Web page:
It seems sensible for developers to want to know if their game is fun. Games are entertainment – and so a measure of whether the game is working would be “do people have fun playing it”.
This means that researchers get asked this question reasonably frequently. Today we’ll look at some of the challenges with answering it, and how researchers can handle measuring fun.
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Finding the fun in games
It’s not hard to come up with a question about fun. You can ask something like…
Or you can ask…
Each of these variations gets you a fine answer, and it can keep researchers busy for hours debating exactly which is the most reliable question wording to use. (My own take is that it doesn’t hugely matter as long as you consistently ask it in the same way when doing comparisons).
And that’s great – you now have a number to represent fun (or enjoyment, or how good the game is).
But what does a number mean?
A number by itself can not be that helpful. “This game is eight fun” only inspires more questions, including:
- “Is eight good?”
- “What about it makes it eight?”
- “Why wasn’t it nine?”
I suspect people hope this is predictive of critic review scores, but in my experience that has never been the case – what game reviews are assessing on is completely different from what players are able to assess on.
The number is also heavily biased by the context in which you’ve asked it – especially for high profile games. You’ve brought in some people to play an unreleased game, in a secret user research lab, which is a fun experience. You’re learning that they’ve had an eight of ten day out, not that they have played an eight out of ten game.
Using the number as a benchmark
Some value is in using the number to compare to other things. Eight out of ten is meaningless by itself, but when you know another experience is seven out of ten, that now has meaning – this one is better.
Things you can compare to include:
- The ‘score’ for one level vs another level.
- The same game at different stages of development
- Other prototypes or games at a similar stage of development.
Keep in mind though that players will be rating everything about the experience they had, which can make comparison difficult. If comparing your game with something at a different development stage, the more ‘finished’ one will probably rate higher – which is only telling you it’s more finished, not that it’d be the better experience once complete.
As mentioned above, players will also be rating if they are having a fun day out – something to watch out for if you don’t run the test in the same location using the same method, or if you use a different type of player. It’s easy to come to misleading conclusions.
Working out what is fun
I find a lot of the value of asking for a ‘fun’ rating is in the discussion after with players. It can lead to learning why they rated it high or low, which is a lot more useful for game teams than an overall score. Asking ‘why you gave that score’ helps teams learn what elements are working, and what players believe are the biggest issues with the game currently.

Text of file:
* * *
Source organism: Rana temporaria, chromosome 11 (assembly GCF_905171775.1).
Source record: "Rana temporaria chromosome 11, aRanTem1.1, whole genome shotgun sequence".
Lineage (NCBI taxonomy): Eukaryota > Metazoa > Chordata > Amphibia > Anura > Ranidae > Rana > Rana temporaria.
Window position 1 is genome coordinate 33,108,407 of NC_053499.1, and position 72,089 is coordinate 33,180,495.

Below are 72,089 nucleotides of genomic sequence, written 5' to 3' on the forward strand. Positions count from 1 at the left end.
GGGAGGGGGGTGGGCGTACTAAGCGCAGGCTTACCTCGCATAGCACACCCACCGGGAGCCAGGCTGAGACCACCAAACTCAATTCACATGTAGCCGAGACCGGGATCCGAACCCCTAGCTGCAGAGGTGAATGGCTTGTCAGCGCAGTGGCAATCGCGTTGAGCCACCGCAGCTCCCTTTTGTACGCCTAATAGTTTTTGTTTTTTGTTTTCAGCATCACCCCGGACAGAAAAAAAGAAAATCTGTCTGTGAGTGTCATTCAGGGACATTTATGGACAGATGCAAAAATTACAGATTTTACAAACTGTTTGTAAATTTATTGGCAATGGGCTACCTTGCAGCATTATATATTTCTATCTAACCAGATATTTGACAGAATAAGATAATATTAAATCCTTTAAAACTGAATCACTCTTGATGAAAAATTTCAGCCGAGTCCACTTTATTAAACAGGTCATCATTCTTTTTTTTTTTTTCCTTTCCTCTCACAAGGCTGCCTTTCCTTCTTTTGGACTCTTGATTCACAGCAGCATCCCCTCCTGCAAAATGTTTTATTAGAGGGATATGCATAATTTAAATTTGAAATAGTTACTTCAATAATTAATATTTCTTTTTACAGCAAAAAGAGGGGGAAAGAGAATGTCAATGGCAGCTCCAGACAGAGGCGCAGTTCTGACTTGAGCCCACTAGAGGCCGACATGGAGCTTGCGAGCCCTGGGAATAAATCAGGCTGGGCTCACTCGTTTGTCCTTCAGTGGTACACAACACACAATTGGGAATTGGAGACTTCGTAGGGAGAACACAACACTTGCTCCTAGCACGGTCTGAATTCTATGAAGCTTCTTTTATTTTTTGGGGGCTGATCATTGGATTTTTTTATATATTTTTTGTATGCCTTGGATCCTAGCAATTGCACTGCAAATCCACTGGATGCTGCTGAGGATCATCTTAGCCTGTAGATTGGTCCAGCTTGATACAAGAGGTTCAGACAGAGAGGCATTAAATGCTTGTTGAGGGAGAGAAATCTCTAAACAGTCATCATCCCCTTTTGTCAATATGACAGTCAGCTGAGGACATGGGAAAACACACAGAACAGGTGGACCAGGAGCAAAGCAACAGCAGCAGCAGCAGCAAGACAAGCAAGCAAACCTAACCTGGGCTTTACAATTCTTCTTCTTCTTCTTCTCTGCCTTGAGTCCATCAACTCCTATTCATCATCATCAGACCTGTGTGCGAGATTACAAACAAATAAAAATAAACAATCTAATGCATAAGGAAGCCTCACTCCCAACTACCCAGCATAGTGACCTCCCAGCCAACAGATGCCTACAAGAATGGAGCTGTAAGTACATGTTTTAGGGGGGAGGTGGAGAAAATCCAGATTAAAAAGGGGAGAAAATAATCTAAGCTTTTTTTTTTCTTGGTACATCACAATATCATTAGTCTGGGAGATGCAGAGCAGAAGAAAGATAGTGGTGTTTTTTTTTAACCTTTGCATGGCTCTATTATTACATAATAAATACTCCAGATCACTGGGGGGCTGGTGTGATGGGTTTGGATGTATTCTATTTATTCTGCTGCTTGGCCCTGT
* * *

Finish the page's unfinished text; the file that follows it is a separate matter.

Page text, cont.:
How I handle fun scores
How I treat measuring fun is:
- Use one of the questions above to get a numerical rating
- Ask some interview questions to understand ‘why they gave that score’
- Do the maths and make a graph – either giving the number in isolation, or as a comparison to something relevant
- Combine the graph with the qualitative comments about why people gave the scores, grouped by ‘good things they said’ and ‘bad things they said’
- Put this all at the end of the report, after behavioural and usability findings, and explain why it’s in a deprioritised section by itself
- Explain to my game teams that the number is difficult to interpret, because of the influence the study design and development stage has on the score. Give extra caveats if it’s a qualitative study where we have a low number of participants. Contrast it to the behavioural findings earlier in the report which we think are safer to take action on.
Or push for better measures
I asked peers for their opinions on fun scores.
Amanda Jarrell’s approach is a really sensible way of handling this. Working closely with development teams to push them to more accurate measures is a more effective way of judging if we’re creating the player experience we want to create.
One way of achieving this is getting teams to define the emotional experience they are trying to create, and then forming questions asking about those emotional experiences, rather than overall fun. This unfortunately blurry picture of the emotional map of Journey is a great example of defining an emotional experience of a game so it can be measured (source: The Dead Pixels). The Guardian newspaper wrote more about emotional game design and mapping emotional arcs here.
This could also include pushing teams to define more objective measures than emotion. How many times do you want players to fail this challenge and How long do you think this section should take players are a lot easier to measure and handle.
Looking for more on fun? Do read John Hopson’s article ‘Why I hate fun’ for a great critique of ‘fun scores’ and a description of some alternative approaches.
Also this month there was some great fun score related discussion in the replies to this tweet by Elizabeth Zelle – read the tweet and the replies.
Some prompts to think about:
- What are the risks from sharing a ‘fun’ score?
- What questions should you ask teams who want to run a test to discover “is my game fun?”
- For a recent game you’ve played, what emotional experience is it trying to create? How would you measure if it’s successful
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